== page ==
Chateauneuf-du-Pape is the most famous wine of the southern Rhone Vally. The wines come from the commune of the same name as well as parts of four others Bedarrides, Courthezon, Orange and Sorgues. Its name means literally "the new castle of the Pope," and in the fourteenth century the papal seat was moved here during a time of great strife in the church; remains of the papal residence are a popular tourist attraction even today.
The wines grow on a soil that is a mixture of large quartz stones and sandy red clay. The quartz stones are known as "galet roules" and are the most recognizable feature of the Chateuneuf vineyards. Visitors are often amazed at the size of these stones through which the vines burrow. The galets roules reflect sunlight upon the vines, having a warming effect. A wind, known as the Mistral, whips up through the valley from the Mediterranean Sea and has a cooling effect, but the region is nonetheless quite warm and very dry.
Chateauneuf may be made from a blend of up to thirteen grapes: grenache (noir), mourvedre, syrah, muscardin, vaccarese, counoise, picpoule, cinsault, clairette, bourboulenc, terret noir, picardin and roussanne. In reality, grenache is the primary grape with syrah and mourvedre and to a lesser extent cinsault also blended in. The others, if used at all, will usually not play a significant role in the blend. In at least one case, that of Chateau Rayas, grenache alone is used to make the wine.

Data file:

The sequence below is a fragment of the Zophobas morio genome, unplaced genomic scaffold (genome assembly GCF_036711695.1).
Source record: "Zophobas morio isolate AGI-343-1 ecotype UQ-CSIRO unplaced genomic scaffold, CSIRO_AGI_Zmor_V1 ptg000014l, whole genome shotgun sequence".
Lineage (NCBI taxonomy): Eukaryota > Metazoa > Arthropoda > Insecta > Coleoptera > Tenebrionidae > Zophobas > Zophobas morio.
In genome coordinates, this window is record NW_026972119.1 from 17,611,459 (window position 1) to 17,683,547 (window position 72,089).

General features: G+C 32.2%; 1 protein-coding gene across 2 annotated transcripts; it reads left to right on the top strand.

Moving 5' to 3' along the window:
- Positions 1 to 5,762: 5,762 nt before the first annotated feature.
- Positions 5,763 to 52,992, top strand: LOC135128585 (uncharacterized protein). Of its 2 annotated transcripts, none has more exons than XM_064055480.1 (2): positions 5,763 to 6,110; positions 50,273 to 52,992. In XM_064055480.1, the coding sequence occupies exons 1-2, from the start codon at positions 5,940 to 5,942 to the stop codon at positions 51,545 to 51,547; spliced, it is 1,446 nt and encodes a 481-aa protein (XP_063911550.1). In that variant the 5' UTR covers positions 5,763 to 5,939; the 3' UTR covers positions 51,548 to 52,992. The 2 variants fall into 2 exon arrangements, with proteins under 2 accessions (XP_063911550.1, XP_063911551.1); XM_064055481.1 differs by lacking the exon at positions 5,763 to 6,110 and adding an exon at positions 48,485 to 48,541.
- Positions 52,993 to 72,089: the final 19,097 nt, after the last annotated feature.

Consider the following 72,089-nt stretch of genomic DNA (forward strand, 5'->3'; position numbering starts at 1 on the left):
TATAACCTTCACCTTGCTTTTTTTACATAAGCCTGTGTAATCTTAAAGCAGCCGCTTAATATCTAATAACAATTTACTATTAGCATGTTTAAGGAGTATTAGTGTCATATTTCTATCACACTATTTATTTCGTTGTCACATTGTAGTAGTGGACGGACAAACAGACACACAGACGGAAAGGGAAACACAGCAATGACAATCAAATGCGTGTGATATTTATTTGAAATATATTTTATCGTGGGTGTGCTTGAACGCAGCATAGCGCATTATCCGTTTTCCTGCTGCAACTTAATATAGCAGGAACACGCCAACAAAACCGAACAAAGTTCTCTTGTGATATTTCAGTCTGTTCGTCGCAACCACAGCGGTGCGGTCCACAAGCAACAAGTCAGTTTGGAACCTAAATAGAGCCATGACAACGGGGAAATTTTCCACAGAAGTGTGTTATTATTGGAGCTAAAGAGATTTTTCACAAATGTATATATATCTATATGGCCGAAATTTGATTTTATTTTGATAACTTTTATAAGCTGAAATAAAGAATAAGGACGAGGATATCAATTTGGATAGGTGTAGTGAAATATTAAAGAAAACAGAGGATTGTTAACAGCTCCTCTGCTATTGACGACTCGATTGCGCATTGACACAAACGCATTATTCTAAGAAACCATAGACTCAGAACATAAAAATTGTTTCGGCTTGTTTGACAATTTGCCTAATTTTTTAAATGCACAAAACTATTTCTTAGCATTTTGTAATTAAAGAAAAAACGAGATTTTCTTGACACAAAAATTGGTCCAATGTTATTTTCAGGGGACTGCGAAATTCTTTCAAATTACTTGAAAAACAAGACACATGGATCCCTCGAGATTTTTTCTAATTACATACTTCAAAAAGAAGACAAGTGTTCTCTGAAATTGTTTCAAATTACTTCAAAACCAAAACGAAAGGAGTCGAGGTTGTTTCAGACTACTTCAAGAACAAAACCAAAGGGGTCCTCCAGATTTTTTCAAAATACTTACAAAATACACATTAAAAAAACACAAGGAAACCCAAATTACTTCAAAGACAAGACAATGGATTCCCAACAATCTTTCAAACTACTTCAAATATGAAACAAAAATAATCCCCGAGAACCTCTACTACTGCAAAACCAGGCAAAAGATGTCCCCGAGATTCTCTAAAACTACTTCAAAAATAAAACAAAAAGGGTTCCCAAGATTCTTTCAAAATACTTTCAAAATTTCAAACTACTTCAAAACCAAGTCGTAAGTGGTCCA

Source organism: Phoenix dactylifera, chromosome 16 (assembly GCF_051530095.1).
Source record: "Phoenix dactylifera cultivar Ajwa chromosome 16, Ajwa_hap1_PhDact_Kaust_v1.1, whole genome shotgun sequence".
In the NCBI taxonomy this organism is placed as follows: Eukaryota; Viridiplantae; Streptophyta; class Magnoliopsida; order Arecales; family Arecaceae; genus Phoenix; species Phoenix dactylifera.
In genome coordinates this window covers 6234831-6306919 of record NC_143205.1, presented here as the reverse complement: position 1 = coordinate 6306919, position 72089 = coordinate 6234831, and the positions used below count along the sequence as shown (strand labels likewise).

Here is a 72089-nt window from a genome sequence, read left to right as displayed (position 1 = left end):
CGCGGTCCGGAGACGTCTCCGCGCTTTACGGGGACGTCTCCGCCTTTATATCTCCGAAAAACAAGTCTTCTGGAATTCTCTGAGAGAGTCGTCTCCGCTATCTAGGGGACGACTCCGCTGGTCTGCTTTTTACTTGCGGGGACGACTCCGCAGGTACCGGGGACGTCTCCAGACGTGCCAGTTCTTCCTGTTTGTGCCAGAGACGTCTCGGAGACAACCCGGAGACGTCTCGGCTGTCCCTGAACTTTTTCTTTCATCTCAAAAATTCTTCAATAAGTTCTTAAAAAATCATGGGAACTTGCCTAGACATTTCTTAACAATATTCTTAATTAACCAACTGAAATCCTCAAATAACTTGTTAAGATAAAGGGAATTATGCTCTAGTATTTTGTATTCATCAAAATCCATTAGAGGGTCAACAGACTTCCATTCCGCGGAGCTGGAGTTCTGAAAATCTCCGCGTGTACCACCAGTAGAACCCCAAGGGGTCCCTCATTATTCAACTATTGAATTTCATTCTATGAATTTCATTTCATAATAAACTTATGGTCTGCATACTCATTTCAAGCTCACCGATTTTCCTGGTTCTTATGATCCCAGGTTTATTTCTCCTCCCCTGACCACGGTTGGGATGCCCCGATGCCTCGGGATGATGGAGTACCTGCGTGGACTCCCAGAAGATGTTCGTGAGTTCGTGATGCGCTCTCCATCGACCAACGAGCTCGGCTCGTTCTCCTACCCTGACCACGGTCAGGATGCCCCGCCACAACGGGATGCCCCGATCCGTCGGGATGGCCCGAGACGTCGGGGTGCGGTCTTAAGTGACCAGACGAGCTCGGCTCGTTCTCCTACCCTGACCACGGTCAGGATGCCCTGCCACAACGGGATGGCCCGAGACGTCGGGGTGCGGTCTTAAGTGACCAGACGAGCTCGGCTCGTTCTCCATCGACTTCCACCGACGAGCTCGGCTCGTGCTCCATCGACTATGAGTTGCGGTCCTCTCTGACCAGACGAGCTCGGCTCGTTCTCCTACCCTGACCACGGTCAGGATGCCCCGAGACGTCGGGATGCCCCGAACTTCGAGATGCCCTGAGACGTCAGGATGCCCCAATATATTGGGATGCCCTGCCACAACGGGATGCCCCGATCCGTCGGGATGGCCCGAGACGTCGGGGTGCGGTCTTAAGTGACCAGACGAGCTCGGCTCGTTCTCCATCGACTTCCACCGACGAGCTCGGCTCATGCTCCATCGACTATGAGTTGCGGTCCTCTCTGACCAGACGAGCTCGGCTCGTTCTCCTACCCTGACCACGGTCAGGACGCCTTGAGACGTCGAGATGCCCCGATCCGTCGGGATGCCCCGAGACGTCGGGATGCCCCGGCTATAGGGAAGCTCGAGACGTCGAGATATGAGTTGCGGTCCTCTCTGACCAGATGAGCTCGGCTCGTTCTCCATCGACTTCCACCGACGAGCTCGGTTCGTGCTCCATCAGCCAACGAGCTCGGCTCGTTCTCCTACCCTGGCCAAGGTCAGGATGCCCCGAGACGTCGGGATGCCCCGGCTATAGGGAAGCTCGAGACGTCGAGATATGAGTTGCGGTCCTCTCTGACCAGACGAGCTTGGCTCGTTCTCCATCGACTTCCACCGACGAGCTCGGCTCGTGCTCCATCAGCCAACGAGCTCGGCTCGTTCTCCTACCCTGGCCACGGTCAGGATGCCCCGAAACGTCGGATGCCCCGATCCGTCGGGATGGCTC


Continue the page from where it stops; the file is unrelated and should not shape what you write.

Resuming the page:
Chateauneuf is one of the world's great red wines. Grenache, its main component, gives the wine a grenadine-like base of pure, sappy red fruits. This foundation is commonly highlighted by blue and black fruits derived from mourvedre, syrah or in some cases muscardin or vaccarese. The same grapes add firmness and body to the wines texture. The other grapes when used add further elements such as vinosity, warmth and freshness. All in all, the complicated array of exposures, grapes and winemaking work differently in each wine but always yield a wine of profound complexity.
White Chateauneuf, once merely a curiosity, is fairly well respected today. The wines are fullish and have great depth. They often drink well in their youth revealing fresh tropical fruits. After a period of closing down, they emerge again five or more years later as a completely different animal. The wines develop hints of stewed fruits, oranges and caramel. Aged Chateauneuf-du-Pape Blanc is not often seen but is a wine of sufficient interest and breed to grace tables being served the finest of meals.